The threads of the second group are preferably combined to form bundles of at least two individual threads, at least one thread of a bundle being conductive. Thus, the threads need not be constructed as individual threads. They can also be composed of a plurality of threads, in which case a thread bundle is arranged between individual holes or meshes of the screen. Accordingly, on the one hand, the mechanical stability of the thread bundle can be selected relatively independently of the mechanical stability of a thread conducting the physical quantity. On the other hand, the homogeneity of the screen is not disrupted. Protection against defects is not impaired by the thread bundle. Provided that at least one thread of the bundle is still intact, the screening function is fully maintained. It is only when all of the threads of a bundle are torn that the screening function is no longer ensured against defects. However, in this case the conductive thread is also torn.
The principle movement direction of the product to be screened relative to the screen fabric is preferably substantially vertical to the threads of the second group, the conductive thread of the thread bundle, of which there is at least one, being arranged behind a nonconducting, mechanically stronger thread of the bundle as viewed in the principle movement direction. The thread which is conductive for the physical quantity is situated so-to-speak "alee" of the mechanically stronger thread which does not necessarily conduct the physical quantity. Accordingly, the mechanical loading capacity of the screen fabric can also be selected relatively independently of the mechanical loading capacity of an individual conductive thread. Nevertheless, protection against defects is not impaired. In most cases, the mechanically stronger thread which is exposed to the material pressure will tear first. As long as the conductive thread remains intact, the screening function is not impeded. However, the conductive thread will tear shortly thereafter and a defect warning will be generated.
The input arrangement and output arrangement advantageously connect at least some of the threads of the second group in parallel. Accordingly, the input arrangement and output arrangement can have a relative simple construction. The measurement circuitry is accordingly also relatively simple.
The screen fabric is also preferably mechanically supported by the input arrangement and output arrangement. Accordingly, the input and output arrangements function not only as the measuring circuitry for the screen fabric but also serve for mechanical support. The support can accordingly also be monitored so that damage to the support of the screen fabric which could likewise lead to contamination of the starting product can be detected.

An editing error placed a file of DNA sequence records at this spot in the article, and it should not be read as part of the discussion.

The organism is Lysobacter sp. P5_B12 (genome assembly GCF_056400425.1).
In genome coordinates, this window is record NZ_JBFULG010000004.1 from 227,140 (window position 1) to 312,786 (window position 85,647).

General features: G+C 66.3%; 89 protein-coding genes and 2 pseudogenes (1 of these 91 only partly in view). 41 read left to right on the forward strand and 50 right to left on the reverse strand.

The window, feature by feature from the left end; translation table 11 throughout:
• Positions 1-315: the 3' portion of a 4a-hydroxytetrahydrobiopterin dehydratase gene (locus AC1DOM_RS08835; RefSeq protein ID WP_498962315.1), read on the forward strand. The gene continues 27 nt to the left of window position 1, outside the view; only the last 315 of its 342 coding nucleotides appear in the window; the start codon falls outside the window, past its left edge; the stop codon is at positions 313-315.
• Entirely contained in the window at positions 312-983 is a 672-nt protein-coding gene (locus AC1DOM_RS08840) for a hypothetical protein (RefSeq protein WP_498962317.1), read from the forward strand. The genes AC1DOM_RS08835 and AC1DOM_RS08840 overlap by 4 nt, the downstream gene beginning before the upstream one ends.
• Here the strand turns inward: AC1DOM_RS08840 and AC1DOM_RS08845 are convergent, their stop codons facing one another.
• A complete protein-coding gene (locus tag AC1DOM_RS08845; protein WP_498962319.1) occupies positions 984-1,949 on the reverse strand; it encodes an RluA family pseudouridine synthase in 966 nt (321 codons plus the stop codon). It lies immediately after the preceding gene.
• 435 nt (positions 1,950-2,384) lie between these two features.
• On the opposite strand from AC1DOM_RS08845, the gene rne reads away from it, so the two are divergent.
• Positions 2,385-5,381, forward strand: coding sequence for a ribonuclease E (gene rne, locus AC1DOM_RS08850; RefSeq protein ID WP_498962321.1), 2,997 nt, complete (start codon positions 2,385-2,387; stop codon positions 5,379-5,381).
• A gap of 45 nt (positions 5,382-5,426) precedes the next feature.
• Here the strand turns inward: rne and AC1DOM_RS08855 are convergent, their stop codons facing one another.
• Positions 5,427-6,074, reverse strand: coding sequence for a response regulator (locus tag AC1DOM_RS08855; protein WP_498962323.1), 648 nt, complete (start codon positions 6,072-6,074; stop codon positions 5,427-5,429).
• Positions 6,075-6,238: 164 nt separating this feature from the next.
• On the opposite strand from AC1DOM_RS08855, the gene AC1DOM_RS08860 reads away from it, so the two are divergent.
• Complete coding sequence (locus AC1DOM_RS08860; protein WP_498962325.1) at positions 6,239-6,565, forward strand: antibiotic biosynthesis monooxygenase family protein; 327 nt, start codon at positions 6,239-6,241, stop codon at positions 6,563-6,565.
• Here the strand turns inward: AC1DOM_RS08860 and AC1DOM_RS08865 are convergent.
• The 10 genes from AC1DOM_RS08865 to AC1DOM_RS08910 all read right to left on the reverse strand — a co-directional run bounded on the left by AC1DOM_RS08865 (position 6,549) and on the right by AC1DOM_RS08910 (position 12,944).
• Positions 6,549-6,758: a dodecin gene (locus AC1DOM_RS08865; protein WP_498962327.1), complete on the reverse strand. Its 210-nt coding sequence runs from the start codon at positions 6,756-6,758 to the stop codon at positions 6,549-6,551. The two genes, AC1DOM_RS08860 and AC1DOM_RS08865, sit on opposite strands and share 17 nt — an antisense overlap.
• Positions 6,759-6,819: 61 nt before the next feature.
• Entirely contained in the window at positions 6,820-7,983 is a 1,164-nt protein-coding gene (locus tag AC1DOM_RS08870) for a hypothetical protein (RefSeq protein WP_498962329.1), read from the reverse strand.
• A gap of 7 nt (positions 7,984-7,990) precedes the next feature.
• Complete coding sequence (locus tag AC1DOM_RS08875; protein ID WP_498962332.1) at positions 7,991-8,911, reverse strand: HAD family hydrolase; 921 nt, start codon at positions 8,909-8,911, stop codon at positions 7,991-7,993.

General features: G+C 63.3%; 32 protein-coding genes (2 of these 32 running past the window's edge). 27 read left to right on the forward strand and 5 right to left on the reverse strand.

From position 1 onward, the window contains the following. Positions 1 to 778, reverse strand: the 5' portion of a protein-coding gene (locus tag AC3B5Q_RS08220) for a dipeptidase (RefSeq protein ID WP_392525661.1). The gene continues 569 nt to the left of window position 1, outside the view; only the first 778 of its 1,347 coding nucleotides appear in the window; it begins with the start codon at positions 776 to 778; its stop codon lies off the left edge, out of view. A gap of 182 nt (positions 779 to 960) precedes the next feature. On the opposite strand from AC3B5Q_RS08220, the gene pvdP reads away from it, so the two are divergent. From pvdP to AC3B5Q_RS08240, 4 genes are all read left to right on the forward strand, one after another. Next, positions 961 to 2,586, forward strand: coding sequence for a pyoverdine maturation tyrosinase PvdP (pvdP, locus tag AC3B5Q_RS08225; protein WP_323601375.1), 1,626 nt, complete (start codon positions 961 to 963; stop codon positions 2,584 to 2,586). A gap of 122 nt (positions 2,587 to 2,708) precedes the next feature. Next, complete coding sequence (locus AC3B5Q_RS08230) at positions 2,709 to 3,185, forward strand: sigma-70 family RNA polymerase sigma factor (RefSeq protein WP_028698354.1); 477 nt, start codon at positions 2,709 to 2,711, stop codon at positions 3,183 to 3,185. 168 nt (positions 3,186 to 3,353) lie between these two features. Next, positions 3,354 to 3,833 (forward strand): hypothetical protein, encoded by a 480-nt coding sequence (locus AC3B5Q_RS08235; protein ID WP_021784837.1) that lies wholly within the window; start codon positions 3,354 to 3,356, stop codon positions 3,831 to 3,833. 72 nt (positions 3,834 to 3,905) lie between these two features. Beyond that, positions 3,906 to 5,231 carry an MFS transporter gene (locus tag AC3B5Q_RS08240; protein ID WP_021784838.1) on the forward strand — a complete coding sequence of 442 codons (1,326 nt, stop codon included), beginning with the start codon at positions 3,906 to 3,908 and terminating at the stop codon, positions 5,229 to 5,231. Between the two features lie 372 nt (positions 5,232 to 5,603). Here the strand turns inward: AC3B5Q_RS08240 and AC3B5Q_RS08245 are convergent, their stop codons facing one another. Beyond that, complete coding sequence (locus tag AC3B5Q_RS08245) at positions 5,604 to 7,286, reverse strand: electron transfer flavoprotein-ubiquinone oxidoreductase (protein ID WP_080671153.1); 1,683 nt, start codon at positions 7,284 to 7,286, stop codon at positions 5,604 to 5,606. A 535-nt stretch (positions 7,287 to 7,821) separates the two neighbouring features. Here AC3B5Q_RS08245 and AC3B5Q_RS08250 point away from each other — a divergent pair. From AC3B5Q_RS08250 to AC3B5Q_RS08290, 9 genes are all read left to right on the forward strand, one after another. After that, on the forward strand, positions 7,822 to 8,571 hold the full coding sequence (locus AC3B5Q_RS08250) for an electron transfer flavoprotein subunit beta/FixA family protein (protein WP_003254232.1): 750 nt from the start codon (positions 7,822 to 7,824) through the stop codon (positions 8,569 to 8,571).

The input arrangement and output arrangement are preferably supported, respectively, at a frame via a support which is insulated for the passage of the physical quantity. The screen fabric is accordingly insulated relative to the screening device with respect to the physical quantity. Protective measures need no longer be taken.
At least one spacer is provided which acts on the input arrangement and output arrangement and tensions the screen fabric. This spacer is conductive and is connected at one end with an input or output arrangement so as to be conductive and has, at the other end, a connection for the passage of the physical quantity, the other input or output arrangement for the passage of the physical quantity being insulated from the spacer and having a suitable connection for the input and output of the physical quantity. Accordingly, the spacer provides not only for the mechanical tensioning of the screen fabric, which is necessary for a satisfactory functioning of the screening device, but also serves as the connection for the physical quantity by which an input arrangement and output arrangement can be connected to a measuring device, specifically on the same side of the screen fabric as the other input arrangement or output arrangement. As a result of this step which appears relatively simple, handling of the screening device is improved very substantially. The connection for monitoring resistance can be effected proceeding from one side.
Also, the screen fabric is preferably suspended at the spacer between the two input and output arrangements. The screen fabric and accordingly the screen can now be made relatively long and the screening capacity can be increased accordingly without the occurrence of excessive mechanical loading due to the long length. The screen fabric is supported "along the way" and obtains its desired shape due to its suspension at the spacers.
The spacer is preferably arranged on the delivery side of the screen fabric. The spacer is accordingly acted upon only by starting product which has already been screened. This reduces the risk of damage to the spacer.